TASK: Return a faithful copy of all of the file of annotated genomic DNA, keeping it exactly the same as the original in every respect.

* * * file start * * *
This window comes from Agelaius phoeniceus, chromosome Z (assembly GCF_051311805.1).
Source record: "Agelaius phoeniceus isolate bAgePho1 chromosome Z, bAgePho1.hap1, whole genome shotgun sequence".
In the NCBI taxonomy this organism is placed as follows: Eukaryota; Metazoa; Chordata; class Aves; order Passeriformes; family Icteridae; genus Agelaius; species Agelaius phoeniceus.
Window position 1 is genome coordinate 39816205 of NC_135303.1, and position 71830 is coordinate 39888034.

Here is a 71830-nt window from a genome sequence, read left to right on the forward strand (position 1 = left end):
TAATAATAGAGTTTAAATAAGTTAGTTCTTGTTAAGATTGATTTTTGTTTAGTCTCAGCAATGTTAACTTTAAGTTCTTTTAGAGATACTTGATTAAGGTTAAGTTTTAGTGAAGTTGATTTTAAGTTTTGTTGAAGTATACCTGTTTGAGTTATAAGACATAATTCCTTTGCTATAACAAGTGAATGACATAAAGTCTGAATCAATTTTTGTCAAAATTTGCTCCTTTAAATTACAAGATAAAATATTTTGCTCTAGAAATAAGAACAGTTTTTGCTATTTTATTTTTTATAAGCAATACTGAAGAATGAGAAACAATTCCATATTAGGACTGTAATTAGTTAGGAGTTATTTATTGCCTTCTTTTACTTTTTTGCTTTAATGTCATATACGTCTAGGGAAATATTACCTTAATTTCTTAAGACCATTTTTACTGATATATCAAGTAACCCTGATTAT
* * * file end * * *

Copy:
This window comes from Agelaius phoeniceus, chromosome Z (assembly GCF_051311805.1).
Source record: "Agelaius phoeniceus isolate bAgePho1 chromosome Z, bAgePho1.hap1, whole genome shotgun sequence".
In the NCBI taxonomy this organism is placed as follows: Eukaryota; Metazoa; Chordata; class Aves; order Passeriformes; family Icteridae; genus Agelaius; species Agelaius phoeniceus.
Window position 1 is genome coordinate 39816205 of NC_135303.1, and position 71830 is coordinate 39888034.

Here is a 71830-nt window from a genome sequence, read left to right on the forward strand (position 1 = left end):
TAATAATAGAGTTTAAATAAGTTAGTTCTTGTTAAGATTGATTTTTGTTTAGTCTCAGCAATGTTAACTTTAAGTTCTTTTAGAGATACTTGATTAAGGTTAAGTTTTAGTGAAGTTGATTTTAAGTTTTGTTGAAGTATACCTGTTTGAGTTATAAGACATAATTCCTTTGCTATAACAAGTGAATGACATAAAGTCTGAATCAATTTTTGTCAAAATTTGCTCCTTTAAATTACAAGATAAAATATTTTGCTCTAGAAATAAGAACAGTTTTTGCTATTTTATTTTTTATAAGCAATACTGAAGAATGAGAAACAATTCCATATTAGGACTGTAATTAGTTAGGAGTTATTTATTGCCTTCTTTTACTTTTTTGCTTTAATGTCATATACGTCTAGGGAAATATTACCTTAATTTCTTAAGACCATTTTTACTGATATATCAAGTAACCCTGATTAT